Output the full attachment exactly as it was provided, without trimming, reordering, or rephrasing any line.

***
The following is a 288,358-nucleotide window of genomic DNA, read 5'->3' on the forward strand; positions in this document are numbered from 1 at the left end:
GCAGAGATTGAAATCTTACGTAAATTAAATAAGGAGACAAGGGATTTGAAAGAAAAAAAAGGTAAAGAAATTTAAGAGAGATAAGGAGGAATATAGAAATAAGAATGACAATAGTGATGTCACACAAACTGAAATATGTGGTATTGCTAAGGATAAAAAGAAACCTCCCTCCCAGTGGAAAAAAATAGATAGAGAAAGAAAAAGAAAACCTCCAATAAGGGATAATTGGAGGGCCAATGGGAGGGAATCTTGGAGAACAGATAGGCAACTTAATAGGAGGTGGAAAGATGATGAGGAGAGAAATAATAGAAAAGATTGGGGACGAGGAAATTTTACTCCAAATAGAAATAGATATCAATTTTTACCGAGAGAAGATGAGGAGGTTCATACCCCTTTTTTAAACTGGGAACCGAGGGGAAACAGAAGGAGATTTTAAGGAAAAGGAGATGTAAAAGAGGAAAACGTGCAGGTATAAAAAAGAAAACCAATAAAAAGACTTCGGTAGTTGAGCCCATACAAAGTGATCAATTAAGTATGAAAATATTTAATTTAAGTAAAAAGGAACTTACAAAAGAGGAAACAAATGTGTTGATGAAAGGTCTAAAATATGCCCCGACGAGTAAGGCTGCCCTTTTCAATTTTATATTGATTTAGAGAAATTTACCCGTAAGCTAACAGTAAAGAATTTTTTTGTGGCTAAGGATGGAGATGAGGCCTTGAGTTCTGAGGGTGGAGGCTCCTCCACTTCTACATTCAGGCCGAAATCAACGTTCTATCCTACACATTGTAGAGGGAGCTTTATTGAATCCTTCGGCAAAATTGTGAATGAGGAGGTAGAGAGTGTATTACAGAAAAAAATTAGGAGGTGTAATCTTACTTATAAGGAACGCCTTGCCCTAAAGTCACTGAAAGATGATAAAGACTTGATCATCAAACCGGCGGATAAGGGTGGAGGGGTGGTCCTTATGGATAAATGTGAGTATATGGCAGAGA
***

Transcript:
The following is a 288,358-nucleotide window of genomic DNA, read 5'->3' on the forward strand; positions in this document are numbered from 1 at the left end:
GCAGAGATTGAAATCTTACGTAAATTAAATAAGGAGACAAGGGATTTGAAAGAAAAAAAAGGTAAAGAAATTTAAGAGAGATAAGGAGGAATATAGAAATAAGAATGACAATAGTGATGTCACACAAACTGAAATATGTGGTATTGCTAAGGATAAAAAGAAACCTCCCTCCCAGTGGAAAAAAATAGATAGAGAAAGAAAAAGAAAACCTCCAATAAGGGATAATTGGAGGGCCAATGGGAGGGAATCTTGGAGAACAGATAGGCAACTTAATAGGAGGTGGAAAGATGATGAGGAGAGAAATAATAGAAAAGATTGGGGACGAGGAAATTTTACTCCAAATAGAAATAGATATCAATTTTTACCGAGAGAAGATGAGGAGGTTCATACCCCTTTTTTAAACTGGGAACCGAGGGGAAACAGAAGGAGATTTTAAGGAAAAGGAGATGTAAAAGAGGAAAACGTGCAGGTATAAAAAAGAAAACCAATAAAAAGACTTCGGTAGTTGAGCCCATACAAAGTGATCAATTAAGTATGAAAATATTTAATTTAAGTAAAAAGGAACTTACAAAAGAGGAAACAAATGTGTTGATGAAAGGTCTAAAATATGCCCCGACGAGTAAGGCTGCCCTTTTCAATTTTATATTGATTTAGAGAAATTTACCCGTAAGCTAACAGTAAAGAATTTTTTTGTGGCTAAGGATGGAGATGAGGCCTTGAGTTCTGAGGGTGGAGGCTCCTCCACTTCTACATTCAGGCCGAAATCAACGTTCTATCCTACACATTGTAGAGGGAGCTTTATTGAATCCTTCGGCAAAATTGTGAATGAGGAGGTAGAGAGTGTATTACAGAAAAAAATTAGGAGGTGTAATCTTACTTATAAGGAACGCCTTGCCCTAAAGTCACTGAAAGATGATAAAGACTTGATCATCAAACCGGCGGATAAGGGTGGAGGGGTGGTCCTTATGGATAAATGTGAGTATATGGCAGAGA